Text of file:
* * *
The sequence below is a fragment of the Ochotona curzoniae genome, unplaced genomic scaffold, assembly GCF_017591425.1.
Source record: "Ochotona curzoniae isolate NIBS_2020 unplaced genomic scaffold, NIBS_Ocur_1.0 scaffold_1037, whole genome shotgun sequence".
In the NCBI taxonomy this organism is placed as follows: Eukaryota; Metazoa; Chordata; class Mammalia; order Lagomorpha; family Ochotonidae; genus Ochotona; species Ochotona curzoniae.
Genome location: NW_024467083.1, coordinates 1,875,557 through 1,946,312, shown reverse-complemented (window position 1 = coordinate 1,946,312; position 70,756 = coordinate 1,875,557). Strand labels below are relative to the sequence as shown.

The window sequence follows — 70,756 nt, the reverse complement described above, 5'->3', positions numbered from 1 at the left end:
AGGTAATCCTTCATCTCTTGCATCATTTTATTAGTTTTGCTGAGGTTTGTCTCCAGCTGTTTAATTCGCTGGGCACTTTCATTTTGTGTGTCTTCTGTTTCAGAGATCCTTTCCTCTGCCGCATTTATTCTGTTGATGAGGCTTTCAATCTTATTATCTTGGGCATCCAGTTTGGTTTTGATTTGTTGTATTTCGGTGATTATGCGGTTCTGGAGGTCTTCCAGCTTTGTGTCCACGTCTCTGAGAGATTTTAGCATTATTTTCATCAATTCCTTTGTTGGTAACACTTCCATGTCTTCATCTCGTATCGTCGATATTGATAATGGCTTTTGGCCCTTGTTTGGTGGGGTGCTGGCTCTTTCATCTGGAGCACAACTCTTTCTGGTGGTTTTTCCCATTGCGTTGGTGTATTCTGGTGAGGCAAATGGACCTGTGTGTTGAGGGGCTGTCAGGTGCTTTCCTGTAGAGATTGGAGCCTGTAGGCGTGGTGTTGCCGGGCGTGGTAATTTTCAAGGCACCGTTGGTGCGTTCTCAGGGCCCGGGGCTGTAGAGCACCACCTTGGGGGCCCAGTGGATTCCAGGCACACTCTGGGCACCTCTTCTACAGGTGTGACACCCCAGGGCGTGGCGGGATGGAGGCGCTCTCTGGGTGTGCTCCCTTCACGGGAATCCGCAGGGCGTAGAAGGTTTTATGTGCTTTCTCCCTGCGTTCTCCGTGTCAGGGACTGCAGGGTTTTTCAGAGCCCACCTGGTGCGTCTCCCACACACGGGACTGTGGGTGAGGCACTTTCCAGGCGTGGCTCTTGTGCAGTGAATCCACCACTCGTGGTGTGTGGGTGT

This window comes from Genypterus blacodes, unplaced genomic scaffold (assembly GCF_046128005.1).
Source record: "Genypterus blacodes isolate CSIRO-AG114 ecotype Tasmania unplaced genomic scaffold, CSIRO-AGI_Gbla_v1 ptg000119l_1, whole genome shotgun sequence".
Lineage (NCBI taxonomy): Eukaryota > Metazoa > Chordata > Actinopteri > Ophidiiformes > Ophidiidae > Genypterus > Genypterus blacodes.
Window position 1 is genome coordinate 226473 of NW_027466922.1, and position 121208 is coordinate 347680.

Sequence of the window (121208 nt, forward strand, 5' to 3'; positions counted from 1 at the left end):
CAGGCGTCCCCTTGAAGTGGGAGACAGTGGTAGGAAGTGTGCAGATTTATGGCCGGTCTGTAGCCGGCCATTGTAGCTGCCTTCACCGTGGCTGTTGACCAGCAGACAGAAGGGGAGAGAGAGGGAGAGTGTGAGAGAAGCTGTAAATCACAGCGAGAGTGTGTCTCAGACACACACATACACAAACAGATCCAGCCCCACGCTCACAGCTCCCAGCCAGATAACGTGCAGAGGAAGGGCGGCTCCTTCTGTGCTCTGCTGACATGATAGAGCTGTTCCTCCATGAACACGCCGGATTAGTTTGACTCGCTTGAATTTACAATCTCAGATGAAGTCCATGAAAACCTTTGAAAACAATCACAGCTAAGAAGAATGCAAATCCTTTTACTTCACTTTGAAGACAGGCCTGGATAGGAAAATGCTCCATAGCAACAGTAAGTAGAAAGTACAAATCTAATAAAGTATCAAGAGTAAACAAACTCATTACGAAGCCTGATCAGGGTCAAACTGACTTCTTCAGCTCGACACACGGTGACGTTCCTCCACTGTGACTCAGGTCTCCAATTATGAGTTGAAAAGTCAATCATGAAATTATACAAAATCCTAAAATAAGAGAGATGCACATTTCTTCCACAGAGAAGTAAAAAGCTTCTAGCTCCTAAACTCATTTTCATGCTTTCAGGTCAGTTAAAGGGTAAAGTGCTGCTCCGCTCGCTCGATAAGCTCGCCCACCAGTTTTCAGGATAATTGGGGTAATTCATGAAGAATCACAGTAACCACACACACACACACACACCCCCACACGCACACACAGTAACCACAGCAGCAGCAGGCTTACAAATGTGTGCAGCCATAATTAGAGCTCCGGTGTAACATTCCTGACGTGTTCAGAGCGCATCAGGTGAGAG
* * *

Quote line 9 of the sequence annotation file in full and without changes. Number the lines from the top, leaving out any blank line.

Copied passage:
Lineage (NCBI taxonomy): Eukaryota > Metazoa > Chordata > Actinopteri > Ophidiiformes > Ophidiidae > Genypterus > Genypterus blacodes.